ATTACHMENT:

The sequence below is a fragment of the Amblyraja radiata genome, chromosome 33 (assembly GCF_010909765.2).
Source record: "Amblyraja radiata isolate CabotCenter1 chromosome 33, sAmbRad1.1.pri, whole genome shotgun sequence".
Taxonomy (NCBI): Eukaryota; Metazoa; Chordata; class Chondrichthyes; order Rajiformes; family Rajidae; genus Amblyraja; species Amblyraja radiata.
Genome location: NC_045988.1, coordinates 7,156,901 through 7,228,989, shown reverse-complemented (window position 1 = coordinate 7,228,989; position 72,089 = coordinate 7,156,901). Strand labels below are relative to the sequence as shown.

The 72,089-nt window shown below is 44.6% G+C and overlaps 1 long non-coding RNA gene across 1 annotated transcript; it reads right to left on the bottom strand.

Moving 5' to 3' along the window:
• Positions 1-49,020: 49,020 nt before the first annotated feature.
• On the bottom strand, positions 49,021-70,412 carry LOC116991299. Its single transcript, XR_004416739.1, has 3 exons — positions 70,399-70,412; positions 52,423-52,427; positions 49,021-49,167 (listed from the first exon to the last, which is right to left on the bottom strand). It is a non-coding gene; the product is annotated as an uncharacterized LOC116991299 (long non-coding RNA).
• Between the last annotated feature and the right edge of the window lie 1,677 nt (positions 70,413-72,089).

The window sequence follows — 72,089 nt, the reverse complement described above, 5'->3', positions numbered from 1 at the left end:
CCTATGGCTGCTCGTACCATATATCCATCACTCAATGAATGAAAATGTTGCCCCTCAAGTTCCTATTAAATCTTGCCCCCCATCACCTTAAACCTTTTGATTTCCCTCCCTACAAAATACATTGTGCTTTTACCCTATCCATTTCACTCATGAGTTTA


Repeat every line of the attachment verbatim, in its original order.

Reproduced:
The sequence below is a fragment of the Amblyraja radiata genome, chromosome 33 (assembly GCF_010909765.2).
Source record: "Amblyraja radiata isolate CabotCenter1 chromosome 33, sAmbRad1.1.pri, whole genome shotgun sequence".
Taxonomy (NCBI): Eukaryota; Metazoa; Chordata; class Chondrichthyes; order Rajiformes; family Rajidae; genus Amblyraja; species Amblyraja radiata.
Genome location: NC_045988.1, coordinates 7,156,901 through 7,228,989, shown reverse-complemented (window position 1 = coordinate 7,228,989; position 72,089 = coordinate 7,156,901). Strand labels below are relative to the sequence as shown.

The 72,089-nt window shown below is 44.6% G+C and overlaps 1 long non-coding RNA gene across 1 annotated transcript; it reads right to left on the bottom strand.

Moving 5' to 3' along the window:
• Positions 1-49,020: 49,020 nt before the first annotated feature.
• On the bottom strand, positions 49,021-70,412 carry LOC116991299. Its single transcript, XR_004416739.1, has 3 exons — positions 70,399-70,412; positions 52,423-52,427; positions 49,021-49,167 (listed from the first exon to the last, which is right to left on the bottom strand). It is a non-coding gene; the product is annotated as an uncharacterized LOC116991299 (long non-coding RNA).
• Between the last annotated feature and the right edge of the window lie 1,677 nt (positions 70,413-72,089).

The window sequence follows — 72,089 nt, the reverse complement described above, 5'->3', positions numbered from 1 at the left end:
CCTATGGCTGCTCGTACCATATATCCATCACTCAATGAATGAAAATGTTGCCCCTCAAGTTCCTATTAAATCTTGCCCCCCATCACCTTAAACCTTTTGATTTCCCTCCCTACAAAATACATTGTGCTTTTACCCTATCCATTTCACTCATGAGTTTA